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Curbside Consult with Dr. Jayne 1/14/13

1-14-2013 6-07-02 PM

Just when I thought it couldn’t get any scarier, I had the opportunity to attend a recent presentation on the transition plan for ICD-10 for our ambulatory physicians. It’s been interesting to watch this unfold.

In its infinite wisdom, the hospital created an ICD-10 “task force” that sounded like a good idea at the time. A dedicated team working on a single problem will pull in subject matter experts from various business areas and software teams as needed. Unfortunately, it would have been better described as a “super silo.”

Over the last two quarters, I questioned several times the fact that they haven’t been to see me. I’m on the tip of the spear for our ambulatory physicians, so I expected them to knock on my door at least once. I was told to pipe down and stop micromanaging, so I did.

As the weeks have worn on, however, they’ve been spending more time going directly to the vendors and less time with the actual software support teams. Not exactly a winning strategy in my book. The software teams actually support the users and know their business needs. We know the limits of what they will and will not tolerate as far as workplace disruption. We also know how to effectively use Jedi mind tricks on the users, especially when we have to present something unpalatable.

This week the task force presented the final strategy at our monthly physician meeting. As the presentation unfolded, I was transported back to the college literature class where I first experienced Joseph Conrad’s journey down the Congo River in Heart of Darkness. As more and more PowerPoint slides flashed before my eyes, I felt myself going deep into the wilderness. The physicians’ eyes darted around the room trying to identify which of the department chairs would rebel and which would join the savage oppressors. I buried my head in my hands, grateful that my lack of involvement conferred plausible deniability.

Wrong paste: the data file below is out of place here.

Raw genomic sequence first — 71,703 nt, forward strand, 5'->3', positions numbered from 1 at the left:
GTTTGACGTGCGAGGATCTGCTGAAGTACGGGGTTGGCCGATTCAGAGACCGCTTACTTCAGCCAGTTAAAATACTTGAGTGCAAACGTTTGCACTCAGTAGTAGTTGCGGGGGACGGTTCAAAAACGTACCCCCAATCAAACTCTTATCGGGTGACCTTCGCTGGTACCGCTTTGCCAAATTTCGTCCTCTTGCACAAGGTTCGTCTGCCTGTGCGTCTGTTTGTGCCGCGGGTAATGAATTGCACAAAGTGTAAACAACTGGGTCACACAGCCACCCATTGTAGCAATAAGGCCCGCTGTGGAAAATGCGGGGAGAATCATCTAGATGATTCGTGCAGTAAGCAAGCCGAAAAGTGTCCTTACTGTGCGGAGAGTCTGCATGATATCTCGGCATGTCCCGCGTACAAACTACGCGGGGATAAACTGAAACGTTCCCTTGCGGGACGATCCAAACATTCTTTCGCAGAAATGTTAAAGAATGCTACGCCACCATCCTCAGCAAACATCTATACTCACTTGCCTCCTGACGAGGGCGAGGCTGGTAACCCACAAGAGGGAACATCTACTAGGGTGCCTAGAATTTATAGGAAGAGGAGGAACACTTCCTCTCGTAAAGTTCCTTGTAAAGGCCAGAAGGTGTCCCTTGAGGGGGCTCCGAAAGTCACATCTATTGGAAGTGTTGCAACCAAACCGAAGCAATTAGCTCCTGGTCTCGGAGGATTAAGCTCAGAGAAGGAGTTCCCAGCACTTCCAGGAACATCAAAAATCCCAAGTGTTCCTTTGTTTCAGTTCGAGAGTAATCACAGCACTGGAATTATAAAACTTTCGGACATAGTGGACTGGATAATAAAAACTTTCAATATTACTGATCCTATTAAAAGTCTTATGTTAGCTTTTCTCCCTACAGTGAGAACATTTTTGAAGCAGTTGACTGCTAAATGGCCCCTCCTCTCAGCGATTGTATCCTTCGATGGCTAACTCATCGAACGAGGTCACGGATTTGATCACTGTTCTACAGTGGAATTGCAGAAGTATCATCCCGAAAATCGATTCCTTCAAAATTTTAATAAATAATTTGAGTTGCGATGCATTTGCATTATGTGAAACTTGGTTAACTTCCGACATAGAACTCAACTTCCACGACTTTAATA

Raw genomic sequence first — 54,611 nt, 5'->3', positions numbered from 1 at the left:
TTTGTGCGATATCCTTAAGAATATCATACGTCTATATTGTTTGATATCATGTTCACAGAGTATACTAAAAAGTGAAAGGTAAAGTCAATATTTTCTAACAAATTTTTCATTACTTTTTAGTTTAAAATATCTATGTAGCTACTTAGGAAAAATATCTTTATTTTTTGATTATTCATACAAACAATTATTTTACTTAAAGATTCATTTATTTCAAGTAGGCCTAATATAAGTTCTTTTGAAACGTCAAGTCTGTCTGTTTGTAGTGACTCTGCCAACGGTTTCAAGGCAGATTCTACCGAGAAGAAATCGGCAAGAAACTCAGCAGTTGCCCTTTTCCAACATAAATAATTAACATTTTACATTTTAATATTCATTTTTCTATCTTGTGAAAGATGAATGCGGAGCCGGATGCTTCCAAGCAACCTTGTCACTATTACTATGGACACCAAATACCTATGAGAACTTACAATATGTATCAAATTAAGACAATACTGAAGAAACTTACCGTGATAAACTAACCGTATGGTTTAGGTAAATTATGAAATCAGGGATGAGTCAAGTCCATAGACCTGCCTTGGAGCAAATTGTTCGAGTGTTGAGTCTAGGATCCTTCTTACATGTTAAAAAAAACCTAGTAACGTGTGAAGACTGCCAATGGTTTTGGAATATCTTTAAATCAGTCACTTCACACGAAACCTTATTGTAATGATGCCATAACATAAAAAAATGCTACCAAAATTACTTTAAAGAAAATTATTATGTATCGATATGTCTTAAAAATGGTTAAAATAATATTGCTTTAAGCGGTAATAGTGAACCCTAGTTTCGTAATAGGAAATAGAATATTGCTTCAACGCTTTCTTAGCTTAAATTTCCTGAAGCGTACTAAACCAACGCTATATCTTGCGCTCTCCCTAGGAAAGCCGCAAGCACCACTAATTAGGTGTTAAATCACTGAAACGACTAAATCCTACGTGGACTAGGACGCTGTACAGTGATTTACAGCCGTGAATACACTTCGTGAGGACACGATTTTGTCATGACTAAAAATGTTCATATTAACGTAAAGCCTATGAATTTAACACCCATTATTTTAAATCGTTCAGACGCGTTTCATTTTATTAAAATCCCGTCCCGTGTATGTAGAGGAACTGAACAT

The key points of their transition plan were simple, yet terrible:

Those in the group who round in the hospital will receive extra training. Approximately 80 percent of our physicians continue to see inpatients, so failing to include those details in the presentation led to more questions and frustration. Needless to say, the physicians were not pleased and basically handed the task force their heads. Several senior physicians walked out and the more vocal junior physicians started commenting loudly. It reminded me of a raucous session of England’s Parliament, but without the wigs.

The only good thing about the presentation was that it occurred at the end of the meeting’s agenda and effectively ended any lingering comment on any of the other agenda items as well. The first thing I’m doing tomorrow morning is organizing a betting pool. How many days until the application team managers are asked to essentially take this over and start from scratch? My money is on three.

How is your organization planning to transition providers to ICD-10? E-mail me.


E-mail Dr. Jayne.